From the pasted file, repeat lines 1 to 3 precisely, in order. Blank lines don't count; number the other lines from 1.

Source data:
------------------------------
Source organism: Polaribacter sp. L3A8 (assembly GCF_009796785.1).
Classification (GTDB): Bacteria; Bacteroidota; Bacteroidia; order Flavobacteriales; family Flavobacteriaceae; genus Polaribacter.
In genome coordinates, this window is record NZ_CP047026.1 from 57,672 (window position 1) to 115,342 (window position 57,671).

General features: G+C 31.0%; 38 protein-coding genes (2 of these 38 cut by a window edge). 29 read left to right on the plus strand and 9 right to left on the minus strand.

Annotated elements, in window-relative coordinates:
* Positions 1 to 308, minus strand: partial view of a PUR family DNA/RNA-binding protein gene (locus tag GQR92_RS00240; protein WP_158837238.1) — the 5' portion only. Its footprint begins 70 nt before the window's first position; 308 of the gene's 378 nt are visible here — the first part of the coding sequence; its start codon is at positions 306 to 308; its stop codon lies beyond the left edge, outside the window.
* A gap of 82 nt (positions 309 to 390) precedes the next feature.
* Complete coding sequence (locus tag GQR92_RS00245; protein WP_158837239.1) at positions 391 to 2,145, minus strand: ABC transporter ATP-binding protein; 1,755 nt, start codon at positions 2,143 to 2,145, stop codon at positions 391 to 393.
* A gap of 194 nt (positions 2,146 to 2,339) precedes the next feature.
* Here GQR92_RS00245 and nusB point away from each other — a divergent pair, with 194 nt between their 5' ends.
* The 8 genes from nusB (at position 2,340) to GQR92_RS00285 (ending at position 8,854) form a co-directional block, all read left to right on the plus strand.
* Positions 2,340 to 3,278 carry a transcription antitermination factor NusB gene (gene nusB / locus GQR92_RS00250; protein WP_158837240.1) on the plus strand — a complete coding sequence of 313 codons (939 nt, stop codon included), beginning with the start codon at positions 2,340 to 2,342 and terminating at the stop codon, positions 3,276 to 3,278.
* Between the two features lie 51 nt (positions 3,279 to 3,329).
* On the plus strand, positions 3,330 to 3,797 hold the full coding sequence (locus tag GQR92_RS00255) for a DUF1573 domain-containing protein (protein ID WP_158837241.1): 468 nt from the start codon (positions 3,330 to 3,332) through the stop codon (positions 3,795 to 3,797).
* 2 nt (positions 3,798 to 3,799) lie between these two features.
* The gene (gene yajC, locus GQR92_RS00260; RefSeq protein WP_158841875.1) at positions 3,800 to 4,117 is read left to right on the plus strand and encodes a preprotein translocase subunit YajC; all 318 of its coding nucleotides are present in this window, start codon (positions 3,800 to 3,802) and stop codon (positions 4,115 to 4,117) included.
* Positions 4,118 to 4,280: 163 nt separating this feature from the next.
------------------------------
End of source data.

Source organism: Polaribacter sp. L3A8 (assembly GCF_009796785.1).
Classification (GTDB): Bacteria; Bacteroidota; Bacteroidia; order Flavobacteriales; family Flavobacteriaceae; genus Polaribacter.
In genome coordinates, this window is record NZ_CP047026.1 from 57,672 (window position 1) to 115,342 (window position 57,671).